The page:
By / February 21, 2020

Mexico needs clear regulation on cannabis

Clear rules are needed for legal cannabis production in order to create jobs, bring investment to the southeast, promote development in marginalized areas, research and federal revenue, produce export products, and generate a domestic market beyond recreational consumption, warn businessmen and scientists.

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Legislation to promote cannabis development

Mexico sees the opportunity to boost the country’s production by creating materials that can be used in various industries. (

There must be legislation that promotes cannabis development in all possible areas, demand representatives of the Mexican Council of Science and Industry of Cannabis and Hemp (Comeccic).

“Legal cannabis production in Mexico may have potential, similar to the avocado industry,” said Erika Santana, Executive Director General of Comeccic. The council has brought together companies and scientists who seek to be formally incorporated into a comprehensive, transparent and efficient industry that also generates greater economic growth in the country.

“We understand that cannabis regulation is a political issue, but the country must also consider the social, public health and economic aspects, and at the same time, we must not forget the role of science, which will guide us on the right path to take,” warned Santana.

Cannabis regulation Potential

It was stressed that the Comeccic hopes that in the Senate, and the House of Representatives, there will be a vision of all the potential that can be generated from the regulation of cannabis. The resulting legislation should not conflict with government regulations and should address the issue of tariffs, provide for the initial import of seeds and should generate official Mexican standards for many processes and products.

A clear regulation in the scenario of cannabis legalization in Mexico is an essential condition for establishing a regulated market. (Source)

At least four different entities will have to coordinate within the Government alone to deal with the importation of cannabis-based products. The Cofepris has to regulate the medical part and scientific research. “We  want everything to harmonize and flow properly so as not to create blockages on priority issues,” Santana said.

The legal cannabis industry in Mexico

Claudia Granados, deputy director of the Council, explained that Mexico has all the potential to detonate an efficient legal industry: scientists, land, and good industries. “What is needed for this is for the whole process, starting from cultivation of the seed to  the finished products, to be made in Mexico, that is what matters most to us,” she added.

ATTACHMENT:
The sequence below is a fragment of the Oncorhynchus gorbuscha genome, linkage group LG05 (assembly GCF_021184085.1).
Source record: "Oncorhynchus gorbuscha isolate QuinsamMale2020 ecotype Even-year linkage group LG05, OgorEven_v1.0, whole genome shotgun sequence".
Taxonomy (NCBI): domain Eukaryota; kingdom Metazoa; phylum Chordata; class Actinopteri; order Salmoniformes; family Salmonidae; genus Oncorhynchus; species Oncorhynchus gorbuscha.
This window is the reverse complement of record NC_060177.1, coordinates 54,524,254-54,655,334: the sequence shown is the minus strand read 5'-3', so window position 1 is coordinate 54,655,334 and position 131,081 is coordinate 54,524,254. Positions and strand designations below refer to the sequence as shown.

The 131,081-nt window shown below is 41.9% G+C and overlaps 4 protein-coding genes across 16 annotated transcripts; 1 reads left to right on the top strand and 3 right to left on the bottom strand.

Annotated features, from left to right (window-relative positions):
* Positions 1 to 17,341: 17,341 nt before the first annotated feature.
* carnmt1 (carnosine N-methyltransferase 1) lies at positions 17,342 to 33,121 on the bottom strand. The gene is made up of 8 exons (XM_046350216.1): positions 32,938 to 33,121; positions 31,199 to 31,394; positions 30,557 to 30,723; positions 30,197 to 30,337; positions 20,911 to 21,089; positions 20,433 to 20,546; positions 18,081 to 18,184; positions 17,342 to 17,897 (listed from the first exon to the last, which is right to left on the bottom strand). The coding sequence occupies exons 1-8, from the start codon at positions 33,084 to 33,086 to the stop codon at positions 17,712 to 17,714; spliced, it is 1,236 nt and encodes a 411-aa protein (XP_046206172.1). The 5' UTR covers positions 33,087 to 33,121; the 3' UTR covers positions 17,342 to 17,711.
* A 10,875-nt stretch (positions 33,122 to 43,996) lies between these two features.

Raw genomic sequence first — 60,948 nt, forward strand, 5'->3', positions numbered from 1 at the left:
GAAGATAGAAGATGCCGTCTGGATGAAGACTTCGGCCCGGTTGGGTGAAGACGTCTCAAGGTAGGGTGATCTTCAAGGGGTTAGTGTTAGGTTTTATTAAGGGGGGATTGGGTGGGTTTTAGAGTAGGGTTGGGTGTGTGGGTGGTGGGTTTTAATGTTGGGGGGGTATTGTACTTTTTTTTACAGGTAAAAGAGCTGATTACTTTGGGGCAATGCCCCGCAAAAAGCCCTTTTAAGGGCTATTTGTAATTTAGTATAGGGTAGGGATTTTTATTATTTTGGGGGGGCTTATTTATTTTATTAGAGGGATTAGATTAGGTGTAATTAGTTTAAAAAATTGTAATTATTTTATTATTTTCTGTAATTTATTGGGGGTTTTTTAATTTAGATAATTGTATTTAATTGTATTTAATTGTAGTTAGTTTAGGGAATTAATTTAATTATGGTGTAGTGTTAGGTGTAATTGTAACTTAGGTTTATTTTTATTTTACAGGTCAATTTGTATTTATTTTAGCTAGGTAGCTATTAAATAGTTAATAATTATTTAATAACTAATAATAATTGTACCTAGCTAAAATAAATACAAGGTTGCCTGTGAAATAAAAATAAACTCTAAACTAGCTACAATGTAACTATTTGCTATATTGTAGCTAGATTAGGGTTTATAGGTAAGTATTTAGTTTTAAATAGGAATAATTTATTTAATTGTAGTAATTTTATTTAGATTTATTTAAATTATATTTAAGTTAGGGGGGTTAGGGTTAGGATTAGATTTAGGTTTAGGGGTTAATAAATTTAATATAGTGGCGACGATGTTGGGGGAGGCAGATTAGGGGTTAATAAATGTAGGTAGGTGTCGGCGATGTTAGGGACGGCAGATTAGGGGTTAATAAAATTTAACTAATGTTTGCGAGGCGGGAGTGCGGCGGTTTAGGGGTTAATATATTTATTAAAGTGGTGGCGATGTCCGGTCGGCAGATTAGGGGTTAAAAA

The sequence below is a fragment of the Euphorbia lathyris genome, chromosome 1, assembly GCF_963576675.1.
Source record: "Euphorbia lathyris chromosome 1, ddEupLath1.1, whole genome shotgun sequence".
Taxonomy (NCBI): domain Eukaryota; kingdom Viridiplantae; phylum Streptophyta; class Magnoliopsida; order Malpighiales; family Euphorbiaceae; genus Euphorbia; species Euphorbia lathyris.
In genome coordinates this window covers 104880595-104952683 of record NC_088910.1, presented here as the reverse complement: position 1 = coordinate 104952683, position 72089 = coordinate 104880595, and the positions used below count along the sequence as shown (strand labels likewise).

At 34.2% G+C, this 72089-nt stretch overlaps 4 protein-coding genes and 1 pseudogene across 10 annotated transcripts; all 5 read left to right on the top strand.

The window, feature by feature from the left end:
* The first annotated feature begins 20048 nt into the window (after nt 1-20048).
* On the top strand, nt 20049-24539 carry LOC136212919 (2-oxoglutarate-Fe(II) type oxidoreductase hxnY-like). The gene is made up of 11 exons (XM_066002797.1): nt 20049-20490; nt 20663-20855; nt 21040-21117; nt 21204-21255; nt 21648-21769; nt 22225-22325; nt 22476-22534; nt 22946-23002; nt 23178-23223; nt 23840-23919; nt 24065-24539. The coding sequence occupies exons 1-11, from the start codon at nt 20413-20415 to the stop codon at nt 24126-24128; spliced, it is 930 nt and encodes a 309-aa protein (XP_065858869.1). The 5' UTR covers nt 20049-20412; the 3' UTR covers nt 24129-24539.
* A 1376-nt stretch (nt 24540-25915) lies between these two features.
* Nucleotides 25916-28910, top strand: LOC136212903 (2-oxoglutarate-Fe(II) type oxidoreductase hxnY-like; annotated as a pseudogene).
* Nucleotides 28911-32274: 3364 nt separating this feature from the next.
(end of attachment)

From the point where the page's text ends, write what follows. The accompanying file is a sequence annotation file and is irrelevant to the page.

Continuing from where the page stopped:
She pointed out that cannabis, for example, is one of the strongest complementary industries that can be triggered by the new law. The deputy director of the Comeccic details that cannabis is classified as “non-psychoactive”, which can produce fibers, but does not generate any psychoactive effect, because the THC (Tetrahydrocannabinol) content is less than 1% and yet it has been banned.

Cannabis boost opportunity

Mexico now sees the opportunity to boost the cannabis production to create bioplastics and various fibers that can be used by industry, for example in clothing, filters, insulation, building materials, carpets or resistant fabrics for boat or sailboat ties, as they are more durable than synthetic nylon. As with cannabis with psychoactive effects, hemp would also be legalized and start from scratch to generate its production.

That is why the country would need to import seeds, select the right ones to boost its production, in order to start an industry with export capacity. “Permits, a normal official one, and all the necessary support are required to start production that has nothing to do with cannabis that will be used for research, pharmaceutical production or personal use,” she said. The Council includes pharmacies and drugstore chains, hospitals and various agro-industries, among other sectors.


(Featured image by Esteban Lopez via Unsplash)

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First published in El Heraldo, a third-party contributor translated and adapted the article from the original. In case of discrepancy, the original will prevail.

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